Anne Fontaine tells a knotty story about the brutality of war that digs into complex matters of faith and morality. In 1945 Poland, just after the end of World War II, French Red Cross doctor Mathilde (Lou de Laâge) comes to assist at a convent where several of the nuns and novitiates have become pregnant after they were invaded by Russian soldiers. The strongest moments are anchored in the interaction between Mathilde, an atheist Communist, and Sister Maria (Agata Buzek), a nun with a more worldly past than many of her peers, as they respectively attempt to comprehend both the atrocities that led to these pregnancies, and the response of the convent’s abbess. In fact, the main hitch in Fontaine’s story may be that Sister Maria could have made a more compelling central protagonist in her crisis of faith, with less of a stacked deck in favor of Mathilde’s secular perspective. But the simple, taut direction finds both the tension and the serenity in the story’s setting, and in the narrative’s commitment to finding sense in horrific events, and entirely from a female point of view.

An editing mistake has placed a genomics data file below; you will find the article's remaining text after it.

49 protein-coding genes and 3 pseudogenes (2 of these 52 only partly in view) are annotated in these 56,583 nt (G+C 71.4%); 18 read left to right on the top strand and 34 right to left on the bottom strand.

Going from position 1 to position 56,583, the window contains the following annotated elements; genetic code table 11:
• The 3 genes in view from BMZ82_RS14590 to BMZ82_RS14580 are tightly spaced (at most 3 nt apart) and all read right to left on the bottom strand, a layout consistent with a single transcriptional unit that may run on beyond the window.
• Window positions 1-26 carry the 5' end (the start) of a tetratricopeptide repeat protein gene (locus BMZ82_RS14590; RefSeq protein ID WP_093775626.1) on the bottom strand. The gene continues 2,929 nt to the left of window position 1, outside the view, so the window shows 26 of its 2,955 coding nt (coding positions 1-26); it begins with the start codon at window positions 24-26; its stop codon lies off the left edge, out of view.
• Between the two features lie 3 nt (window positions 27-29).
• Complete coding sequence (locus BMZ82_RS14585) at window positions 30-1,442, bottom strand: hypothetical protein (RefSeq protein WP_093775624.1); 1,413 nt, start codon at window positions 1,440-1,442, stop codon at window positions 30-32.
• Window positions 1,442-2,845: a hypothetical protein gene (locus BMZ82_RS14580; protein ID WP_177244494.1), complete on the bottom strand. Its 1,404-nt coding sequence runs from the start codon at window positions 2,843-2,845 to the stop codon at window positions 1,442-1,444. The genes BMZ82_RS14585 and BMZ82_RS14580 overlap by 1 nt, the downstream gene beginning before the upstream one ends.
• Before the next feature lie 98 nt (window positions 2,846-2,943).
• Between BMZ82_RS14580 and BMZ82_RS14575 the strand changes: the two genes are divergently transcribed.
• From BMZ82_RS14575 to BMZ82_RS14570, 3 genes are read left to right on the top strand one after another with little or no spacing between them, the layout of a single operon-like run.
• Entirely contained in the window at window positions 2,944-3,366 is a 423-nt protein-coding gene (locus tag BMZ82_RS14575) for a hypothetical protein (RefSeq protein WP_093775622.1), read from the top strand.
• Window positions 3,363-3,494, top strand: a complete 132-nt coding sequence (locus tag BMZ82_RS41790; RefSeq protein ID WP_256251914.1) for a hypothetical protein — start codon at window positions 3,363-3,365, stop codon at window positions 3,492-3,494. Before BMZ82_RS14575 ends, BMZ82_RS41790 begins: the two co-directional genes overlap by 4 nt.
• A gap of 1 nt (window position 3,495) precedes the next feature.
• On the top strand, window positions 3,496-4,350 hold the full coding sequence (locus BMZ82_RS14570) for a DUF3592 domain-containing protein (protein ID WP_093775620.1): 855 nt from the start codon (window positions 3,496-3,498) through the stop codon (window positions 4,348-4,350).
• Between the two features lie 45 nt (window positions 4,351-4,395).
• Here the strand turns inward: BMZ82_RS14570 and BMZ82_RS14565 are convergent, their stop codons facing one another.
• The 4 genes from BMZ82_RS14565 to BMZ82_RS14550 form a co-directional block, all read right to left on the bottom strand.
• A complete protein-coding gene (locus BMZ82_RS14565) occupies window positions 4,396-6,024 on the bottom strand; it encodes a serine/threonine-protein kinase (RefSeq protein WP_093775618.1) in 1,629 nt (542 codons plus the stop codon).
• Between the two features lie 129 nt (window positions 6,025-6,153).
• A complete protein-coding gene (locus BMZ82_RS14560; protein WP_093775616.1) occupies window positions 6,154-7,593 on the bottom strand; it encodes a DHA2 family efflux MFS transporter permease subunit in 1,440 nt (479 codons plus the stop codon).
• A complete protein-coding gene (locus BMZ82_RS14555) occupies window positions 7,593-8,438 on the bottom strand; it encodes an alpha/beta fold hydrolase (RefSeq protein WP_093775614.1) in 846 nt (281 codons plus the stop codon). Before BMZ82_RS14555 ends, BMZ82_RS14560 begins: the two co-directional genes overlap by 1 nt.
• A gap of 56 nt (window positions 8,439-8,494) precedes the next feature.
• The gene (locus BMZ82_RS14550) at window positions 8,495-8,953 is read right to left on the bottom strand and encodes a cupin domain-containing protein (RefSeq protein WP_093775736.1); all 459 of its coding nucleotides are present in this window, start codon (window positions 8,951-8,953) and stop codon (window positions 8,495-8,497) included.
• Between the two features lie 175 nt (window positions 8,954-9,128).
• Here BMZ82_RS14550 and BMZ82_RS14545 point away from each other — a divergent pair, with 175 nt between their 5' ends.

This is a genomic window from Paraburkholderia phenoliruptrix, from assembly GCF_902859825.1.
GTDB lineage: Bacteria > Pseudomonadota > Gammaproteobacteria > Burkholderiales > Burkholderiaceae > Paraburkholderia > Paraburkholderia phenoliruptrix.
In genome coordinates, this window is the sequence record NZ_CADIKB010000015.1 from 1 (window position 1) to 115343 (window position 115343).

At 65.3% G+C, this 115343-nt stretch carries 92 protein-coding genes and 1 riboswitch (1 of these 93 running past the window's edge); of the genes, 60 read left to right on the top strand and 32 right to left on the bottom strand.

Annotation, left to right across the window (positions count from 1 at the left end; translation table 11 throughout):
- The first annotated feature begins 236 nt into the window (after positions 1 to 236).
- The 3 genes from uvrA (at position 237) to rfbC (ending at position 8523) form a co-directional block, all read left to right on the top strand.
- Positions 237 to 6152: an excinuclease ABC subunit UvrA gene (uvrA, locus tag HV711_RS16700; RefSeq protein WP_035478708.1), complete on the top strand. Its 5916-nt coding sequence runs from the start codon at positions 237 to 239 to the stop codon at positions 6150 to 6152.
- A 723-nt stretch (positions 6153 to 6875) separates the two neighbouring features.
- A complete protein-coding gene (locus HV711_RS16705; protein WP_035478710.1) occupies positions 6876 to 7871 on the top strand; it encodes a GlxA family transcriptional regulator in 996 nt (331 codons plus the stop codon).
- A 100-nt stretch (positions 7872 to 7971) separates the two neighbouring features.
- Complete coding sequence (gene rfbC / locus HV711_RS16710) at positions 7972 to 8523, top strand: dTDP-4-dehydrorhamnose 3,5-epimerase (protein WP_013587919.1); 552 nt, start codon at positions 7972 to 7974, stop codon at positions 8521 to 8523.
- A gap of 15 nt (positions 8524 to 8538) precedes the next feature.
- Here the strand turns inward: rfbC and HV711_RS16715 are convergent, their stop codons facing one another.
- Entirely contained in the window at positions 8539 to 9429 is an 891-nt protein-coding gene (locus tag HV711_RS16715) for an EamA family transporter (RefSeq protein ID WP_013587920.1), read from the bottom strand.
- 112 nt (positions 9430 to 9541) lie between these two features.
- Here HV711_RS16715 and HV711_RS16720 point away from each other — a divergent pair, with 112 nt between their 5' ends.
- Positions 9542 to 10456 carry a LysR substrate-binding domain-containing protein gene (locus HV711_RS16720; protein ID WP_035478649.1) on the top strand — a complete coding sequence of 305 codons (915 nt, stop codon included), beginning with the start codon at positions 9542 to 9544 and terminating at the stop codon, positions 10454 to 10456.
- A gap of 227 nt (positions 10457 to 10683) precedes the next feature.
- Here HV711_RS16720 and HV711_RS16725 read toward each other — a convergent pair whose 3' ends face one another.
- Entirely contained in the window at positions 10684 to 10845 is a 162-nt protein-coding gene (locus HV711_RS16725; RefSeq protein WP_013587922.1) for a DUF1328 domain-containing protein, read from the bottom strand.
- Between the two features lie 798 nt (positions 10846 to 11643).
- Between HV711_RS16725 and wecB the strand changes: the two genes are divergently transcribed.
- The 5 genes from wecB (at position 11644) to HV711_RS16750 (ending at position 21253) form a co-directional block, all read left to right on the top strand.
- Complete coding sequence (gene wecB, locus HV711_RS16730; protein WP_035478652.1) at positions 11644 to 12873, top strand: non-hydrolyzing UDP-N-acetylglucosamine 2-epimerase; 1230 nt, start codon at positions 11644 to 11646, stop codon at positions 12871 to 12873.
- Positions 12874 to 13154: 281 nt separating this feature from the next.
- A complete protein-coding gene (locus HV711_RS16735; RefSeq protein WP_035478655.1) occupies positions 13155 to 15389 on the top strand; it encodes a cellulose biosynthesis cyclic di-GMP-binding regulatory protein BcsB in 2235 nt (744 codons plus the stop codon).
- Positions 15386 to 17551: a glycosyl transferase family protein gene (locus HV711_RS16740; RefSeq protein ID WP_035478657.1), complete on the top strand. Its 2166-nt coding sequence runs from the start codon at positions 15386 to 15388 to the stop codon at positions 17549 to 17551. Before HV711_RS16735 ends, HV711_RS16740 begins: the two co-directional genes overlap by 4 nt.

Sorry there are no upcoming showtimes for The Innocents